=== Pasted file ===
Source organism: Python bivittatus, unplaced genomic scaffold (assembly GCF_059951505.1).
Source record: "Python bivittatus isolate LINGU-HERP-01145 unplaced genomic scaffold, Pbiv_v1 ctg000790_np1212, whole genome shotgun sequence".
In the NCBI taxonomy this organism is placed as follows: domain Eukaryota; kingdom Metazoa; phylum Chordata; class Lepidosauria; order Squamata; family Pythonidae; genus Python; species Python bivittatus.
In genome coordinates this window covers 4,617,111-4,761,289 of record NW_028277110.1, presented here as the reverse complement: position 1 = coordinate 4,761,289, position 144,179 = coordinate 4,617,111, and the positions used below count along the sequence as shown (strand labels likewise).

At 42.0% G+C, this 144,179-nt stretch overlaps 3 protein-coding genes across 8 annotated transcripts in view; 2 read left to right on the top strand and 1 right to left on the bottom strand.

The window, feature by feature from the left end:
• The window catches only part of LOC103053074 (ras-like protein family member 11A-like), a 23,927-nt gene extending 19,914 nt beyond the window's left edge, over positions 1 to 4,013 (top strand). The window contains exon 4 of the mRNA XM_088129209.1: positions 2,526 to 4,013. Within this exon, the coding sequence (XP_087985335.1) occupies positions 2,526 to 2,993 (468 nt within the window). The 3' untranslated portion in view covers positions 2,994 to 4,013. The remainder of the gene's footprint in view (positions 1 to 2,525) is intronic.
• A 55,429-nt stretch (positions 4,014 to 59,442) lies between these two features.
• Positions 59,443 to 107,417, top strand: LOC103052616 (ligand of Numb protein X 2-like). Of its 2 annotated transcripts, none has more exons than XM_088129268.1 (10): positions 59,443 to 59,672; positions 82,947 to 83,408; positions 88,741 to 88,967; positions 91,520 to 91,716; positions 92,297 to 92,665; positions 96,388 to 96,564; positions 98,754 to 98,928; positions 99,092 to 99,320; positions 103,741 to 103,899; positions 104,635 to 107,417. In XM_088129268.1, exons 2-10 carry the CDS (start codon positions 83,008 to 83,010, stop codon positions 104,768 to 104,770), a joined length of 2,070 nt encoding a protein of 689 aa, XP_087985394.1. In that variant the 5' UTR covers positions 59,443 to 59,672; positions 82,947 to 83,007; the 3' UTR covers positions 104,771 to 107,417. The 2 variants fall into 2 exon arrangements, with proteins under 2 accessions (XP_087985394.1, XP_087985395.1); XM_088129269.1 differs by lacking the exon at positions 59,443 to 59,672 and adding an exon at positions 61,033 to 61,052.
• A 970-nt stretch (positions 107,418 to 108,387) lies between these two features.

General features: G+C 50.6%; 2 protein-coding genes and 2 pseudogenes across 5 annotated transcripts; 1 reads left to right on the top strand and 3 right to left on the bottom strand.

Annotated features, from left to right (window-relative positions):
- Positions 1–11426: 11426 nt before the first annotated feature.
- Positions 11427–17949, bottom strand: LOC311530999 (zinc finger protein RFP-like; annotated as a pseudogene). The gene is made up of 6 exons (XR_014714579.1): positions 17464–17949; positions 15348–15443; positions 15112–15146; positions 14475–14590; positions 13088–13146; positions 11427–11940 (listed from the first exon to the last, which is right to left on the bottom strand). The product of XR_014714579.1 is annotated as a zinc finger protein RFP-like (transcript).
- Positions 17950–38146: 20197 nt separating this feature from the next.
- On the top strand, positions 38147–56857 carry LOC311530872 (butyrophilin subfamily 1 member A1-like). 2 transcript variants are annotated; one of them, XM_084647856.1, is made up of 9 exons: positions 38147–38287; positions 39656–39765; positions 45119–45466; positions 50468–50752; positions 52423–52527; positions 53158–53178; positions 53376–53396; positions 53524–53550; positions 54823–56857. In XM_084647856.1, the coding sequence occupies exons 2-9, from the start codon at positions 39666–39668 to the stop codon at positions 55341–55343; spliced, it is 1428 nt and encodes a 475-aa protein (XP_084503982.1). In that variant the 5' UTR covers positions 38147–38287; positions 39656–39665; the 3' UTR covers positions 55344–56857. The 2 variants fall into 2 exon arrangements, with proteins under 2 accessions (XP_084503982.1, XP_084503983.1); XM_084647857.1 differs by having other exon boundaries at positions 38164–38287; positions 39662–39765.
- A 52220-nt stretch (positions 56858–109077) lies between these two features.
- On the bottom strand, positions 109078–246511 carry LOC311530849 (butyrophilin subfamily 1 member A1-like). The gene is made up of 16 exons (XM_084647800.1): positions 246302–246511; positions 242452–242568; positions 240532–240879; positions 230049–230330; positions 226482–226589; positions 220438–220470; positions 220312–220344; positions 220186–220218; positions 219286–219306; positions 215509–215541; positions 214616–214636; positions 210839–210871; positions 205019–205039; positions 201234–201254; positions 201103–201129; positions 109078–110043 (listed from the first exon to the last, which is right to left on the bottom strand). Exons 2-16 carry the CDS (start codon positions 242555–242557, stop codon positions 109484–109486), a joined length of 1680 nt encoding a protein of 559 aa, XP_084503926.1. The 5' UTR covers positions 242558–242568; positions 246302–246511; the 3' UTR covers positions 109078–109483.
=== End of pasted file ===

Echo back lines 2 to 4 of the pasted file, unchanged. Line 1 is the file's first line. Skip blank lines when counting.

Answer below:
Source record: "Python bivittatus isolate LINGU-HERP-01145 unplaced genomic scaffold, Pbiv_v1 ctg000790_np1212, whole genome shotgun sequence".
In the NCBI taxonomy this organism is placed as follows: domain Eukaryota; kingdom Metazoa; phylum Chordata; class Lepidosauria; order Squamata; family Pythonidae; genus Python; species Python bivittatus.
In genome coordinates this window covers 4,617,111-4,761,289 of record NW_028277110.1, presented here as the reverse complement: position 1 = coordinate 4,761,289, position 144,179 = coordinate 4,617,111, and the positions used below count along the sequence as shown (strand labels likewise).